The word yoga is derived from the Sanskrit root yuz, which means to link, to join, to unite or to concentrate. The English word yoke has the same origin. Maharshi Patanjali, who systematized the practice elevating it to a philosophical ideology, defines yoga as “mastery over the modification of mind” (yoga chitta vritti nirodhah). According to Swami Vivkananda, “Yoga is a way to condense the process of evolution.”

Yoga is now universally recognized as the science and art of healthy living – physically, mentally, morally, spiritually and socially. It is a holistic discipline which takes care of the three basic constituent elements of man – the body, the mind and the soul. Yoga helps in the proper coordination and control of the subtle forces within the body. It brings in perfecting peace and everlasting happiness. The practice of yoga helps bring total calmness of mind at all times. It ensures restful and peaceful sleep, increase in energy, vigour, vitality, longevity, and a high standard of health among people. It frees one from the sorrows and pains of life, from the diseases and fluctuations of mind.

Only when a state of equilibrium is reached between the body and the mind does one become capable of and fit for self-realization. The science of yoga teaches one to attain this harmony of mind and body in a skilful and systematic way.

The yogic practices, particularly the practice of Astanga Yoga of Patanjali emphasise on certain moral principles – yamas (abstinences like non-violence, righteousness, non-stealing, celibacy and non-acceptance of what is not due) and niyamas (observances like purity, contentment, austerity, self-study and surrender to Almighty) – which a practitioner must observe in his day-to-day life. This gives a strong moral foundation to his life upon which builds his physical, mental, intellectual, and spiritual superstructure, and one proves himself as a man in the true sense in term.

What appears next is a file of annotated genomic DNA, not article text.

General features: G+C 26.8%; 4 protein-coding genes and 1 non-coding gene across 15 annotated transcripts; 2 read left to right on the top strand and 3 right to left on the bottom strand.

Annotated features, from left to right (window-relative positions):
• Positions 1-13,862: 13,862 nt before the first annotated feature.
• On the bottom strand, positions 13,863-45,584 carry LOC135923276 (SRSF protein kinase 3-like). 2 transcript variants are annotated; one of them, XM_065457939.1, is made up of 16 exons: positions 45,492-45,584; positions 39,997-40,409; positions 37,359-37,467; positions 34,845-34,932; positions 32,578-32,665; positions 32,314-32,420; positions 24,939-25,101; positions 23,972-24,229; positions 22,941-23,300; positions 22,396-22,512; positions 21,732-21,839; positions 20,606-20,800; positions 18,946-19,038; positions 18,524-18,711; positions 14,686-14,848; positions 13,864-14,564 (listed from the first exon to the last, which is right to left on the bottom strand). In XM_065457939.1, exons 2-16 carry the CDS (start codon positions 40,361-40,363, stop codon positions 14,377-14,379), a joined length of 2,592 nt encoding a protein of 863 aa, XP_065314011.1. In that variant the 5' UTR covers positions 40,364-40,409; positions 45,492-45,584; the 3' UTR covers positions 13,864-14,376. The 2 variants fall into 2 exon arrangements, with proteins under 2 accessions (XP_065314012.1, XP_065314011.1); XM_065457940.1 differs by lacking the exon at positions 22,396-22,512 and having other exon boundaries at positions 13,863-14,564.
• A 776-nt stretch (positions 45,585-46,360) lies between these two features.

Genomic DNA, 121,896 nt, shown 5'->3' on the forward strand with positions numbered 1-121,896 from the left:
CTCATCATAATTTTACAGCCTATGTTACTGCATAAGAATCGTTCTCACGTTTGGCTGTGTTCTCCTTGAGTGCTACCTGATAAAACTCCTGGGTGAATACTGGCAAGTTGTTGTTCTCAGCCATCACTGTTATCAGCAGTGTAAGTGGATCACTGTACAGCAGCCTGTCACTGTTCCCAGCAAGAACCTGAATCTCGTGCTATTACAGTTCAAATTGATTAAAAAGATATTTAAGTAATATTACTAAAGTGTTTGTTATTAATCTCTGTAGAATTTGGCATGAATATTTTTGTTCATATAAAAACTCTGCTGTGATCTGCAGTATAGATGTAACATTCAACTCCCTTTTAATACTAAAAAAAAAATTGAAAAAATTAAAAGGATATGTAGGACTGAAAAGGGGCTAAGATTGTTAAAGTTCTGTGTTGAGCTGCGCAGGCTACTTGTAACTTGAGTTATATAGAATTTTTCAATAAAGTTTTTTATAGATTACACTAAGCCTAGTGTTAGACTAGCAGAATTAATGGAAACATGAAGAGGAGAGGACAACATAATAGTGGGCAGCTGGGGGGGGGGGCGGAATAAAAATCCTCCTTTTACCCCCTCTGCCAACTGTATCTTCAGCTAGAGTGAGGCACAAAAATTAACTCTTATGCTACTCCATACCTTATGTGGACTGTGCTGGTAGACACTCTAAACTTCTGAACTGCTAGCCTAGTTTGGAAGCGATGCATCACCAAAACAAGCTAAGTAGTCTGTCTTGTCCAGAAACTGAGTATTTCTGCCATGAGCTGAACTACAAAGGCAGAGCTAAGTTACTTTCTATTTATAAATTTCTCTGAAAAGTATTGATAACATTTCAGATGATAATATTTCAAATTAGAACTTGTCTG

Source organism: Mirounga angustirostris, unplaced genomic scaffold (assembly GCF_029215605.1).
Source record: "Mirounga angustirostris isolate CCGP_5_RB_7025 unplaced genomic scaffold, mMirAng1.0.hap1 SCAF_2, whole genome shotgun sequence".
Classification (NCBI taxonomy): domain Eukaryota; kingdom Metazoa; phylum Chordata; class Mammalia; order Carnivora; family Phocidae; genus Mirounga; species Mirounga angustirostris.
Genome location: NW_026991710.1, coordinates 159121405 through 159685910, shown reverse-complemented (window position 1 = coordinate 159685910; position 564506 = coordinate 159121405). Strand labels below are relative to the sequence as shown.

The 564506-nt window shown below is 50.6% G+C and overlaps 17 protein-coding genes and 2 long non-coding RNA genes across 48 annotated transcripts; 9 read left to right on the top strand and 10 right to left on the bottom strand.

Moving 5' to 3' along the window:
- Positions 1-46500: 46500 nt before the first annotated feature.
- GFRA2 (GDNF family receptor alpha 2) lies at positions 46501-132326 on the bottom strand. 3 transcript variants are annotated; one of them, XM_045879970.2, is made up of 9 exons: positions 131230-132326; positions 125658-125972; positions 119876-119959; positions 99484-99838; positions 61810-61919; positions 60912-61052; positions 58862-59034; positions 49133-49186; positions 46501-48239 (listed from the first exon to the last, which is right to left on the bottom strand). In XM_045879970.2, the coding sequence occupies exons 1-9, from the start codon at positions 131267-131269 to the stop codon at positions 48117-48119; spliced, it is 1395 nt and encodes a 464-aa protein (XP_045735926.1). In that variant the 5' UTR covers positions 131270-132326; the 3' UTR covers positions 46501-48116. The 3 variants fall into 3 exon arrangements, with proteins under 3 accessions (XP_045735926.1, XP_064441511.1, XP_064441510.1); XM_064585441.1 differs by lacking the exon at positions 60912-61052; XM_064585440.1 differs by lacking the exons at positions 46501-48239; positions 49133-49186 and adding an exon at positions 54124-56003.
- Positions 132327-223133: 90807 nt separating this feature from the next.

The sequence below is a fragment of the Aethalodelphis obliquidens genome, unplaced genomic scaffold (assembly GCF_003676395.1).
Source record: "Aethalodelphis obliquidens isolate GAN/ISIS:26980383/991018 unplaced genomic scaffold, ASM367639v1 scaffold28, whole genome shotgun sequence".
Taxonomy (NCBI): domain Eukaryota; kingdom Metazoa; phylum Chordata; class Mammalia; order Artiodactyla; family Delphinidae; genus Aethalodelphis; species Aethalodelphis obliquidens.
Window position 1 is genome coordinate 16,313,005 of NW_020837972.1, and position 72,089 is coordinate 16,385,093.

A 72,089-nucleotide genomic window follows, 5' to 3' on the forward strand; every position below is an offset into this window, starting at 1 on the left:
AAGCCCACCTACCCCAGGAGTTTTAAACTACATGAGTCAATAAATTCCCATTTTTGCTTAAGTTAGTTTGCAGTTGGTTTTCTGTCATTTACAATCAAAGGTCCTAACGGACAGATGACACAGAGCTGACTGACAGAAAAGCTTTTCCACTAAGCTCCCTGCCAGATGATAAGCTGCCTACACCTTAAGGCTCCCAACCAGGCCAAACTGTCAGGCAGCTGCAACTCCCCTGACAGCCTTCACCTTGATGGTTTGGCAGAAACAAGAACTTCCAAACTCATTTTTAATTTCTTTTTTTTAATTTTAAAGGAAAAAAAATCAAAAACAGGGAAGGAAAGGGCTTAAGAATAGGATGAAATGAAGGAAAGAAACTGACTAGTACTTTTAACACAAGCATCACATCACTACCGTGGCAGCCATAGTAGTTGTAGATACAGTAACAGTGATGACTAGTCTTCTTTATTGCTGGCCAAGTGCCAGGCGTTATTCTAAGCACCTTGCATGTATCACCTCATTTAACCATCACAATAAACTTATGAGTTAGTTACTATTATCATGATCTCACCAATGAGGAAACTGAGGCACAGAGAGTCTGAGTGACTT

The asanas, mudras, bandhas, satkarmas and pranayamas prepare one physically by purging the internal body and making the whole body strong, healthy and exuberant. Pratyahara helps in bringing the sense organs under control, withdrawing them from their sense objects in the outside world. Dharana and dhyana (concentration and meditation) bring the mind under control, and release all strains and stresses from the mind-body complex. At the stage of samadhi, mind melts and one goes beyond the state of consciousness to a state of super-consciousness where he realizes the Self, and the individual Self merges in the cosmic eternal Truth-Existence-Bliss Absolute.

Yoga is not a religion, but a way of life. The scientific methodology of yoga makes it possible for one to live in a constant state of happiness, harmony and fulfillment. It provides the sense of inner balance, as the Gita says, “Samatvam Yogah Uchyate,” giving the meaning that “the evenness of mind is known as yoga”.